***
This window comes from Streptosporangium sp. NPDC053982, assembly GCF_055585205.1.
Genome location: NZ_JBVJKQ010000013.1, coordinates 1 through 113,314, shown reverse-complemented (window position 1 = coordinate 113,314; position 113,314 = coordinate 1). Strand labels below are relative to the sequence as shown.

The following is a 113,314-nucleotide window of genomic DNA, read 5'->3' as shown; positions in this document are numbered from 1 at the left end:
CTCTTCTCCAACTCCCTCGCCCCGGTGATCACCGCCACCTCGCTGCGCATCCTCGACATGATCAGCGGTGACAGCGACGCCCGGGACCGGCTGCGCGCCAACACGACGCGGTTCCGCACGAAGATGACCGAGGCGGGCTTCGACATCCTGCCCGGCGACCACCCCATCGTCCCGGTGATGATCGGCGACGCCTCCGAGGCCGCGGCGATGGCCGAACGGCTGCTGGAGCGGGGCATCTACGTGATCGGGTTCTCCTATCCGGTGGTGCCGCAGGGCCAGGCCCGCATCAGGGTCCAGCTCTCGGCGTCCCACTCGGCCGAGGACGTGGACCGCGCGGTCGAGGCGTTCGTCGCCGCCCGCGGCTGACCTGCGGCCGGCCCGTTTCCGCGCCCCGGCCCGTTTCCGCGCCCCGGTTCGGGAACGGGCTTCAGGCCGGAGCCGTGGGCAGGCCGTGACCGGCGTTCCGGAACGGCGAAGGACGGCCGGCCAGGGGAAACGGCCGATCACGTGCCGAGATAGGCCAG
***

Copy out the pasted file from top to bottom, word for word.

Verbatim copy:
This window comes from Streptosporangium sp. NPDC053982, assembly GCF_055585205.1.
Genome location: NZ_JBVJKQ010000013.1, coordinates 1 through 113,314, shown reverse-complemented (window position 1 = coordinate 113,314; position 113,314 = coordinate 1). Strand labels below are relative to the sequence as shown.

The following is a 113,314-nucleotide window of genomic DNA, read 5'->3' as shown; positions in this document are numbered from 1 at the left end:
CTCTTCTCCAACTCCCTCGCCCCGGTGATCACCGCCACCTCGCTGCGCATCCTCGACATGATCAGCGGTGACAGCGACGCCCGGGACCGGCTGCGCGCCAACACGACGCGGTTCCGCACGAAGATGACCGAGGCGGGCTTCGACATCCTGCCCGGCGACCACCCCATCGTCCCGGTGATGATCGGCGACGCCTCCGAGGCCGCGGCGATGGCCGAACGGCTGCTGGAGCGGGGCATCTACGTGATCGGGTTCTCCTATCCGGTGGTGCCGCAGGGCCAGGCCCGCATCAGGGTCCAGCTCTCGGCGTCCCACTCGGCCGAGGACGTGGACCGCGCGGTCGAGGCGTTCGTCGCCGCCCGCGGCTGACCTGCGGCCGGCCCGTTTCCGCGCCCCGGCCCGTTTCCGCGCCCCGGTTCGGGAACGGGCTTCAGGCCGGAGCCGTGGGCAGGCCGTGACCGGCGTTCCGGAACGGCGAAGGACGGCCGGCCAGGGGAAACGGCCGATCACGTGCCGAGATAGGCCAG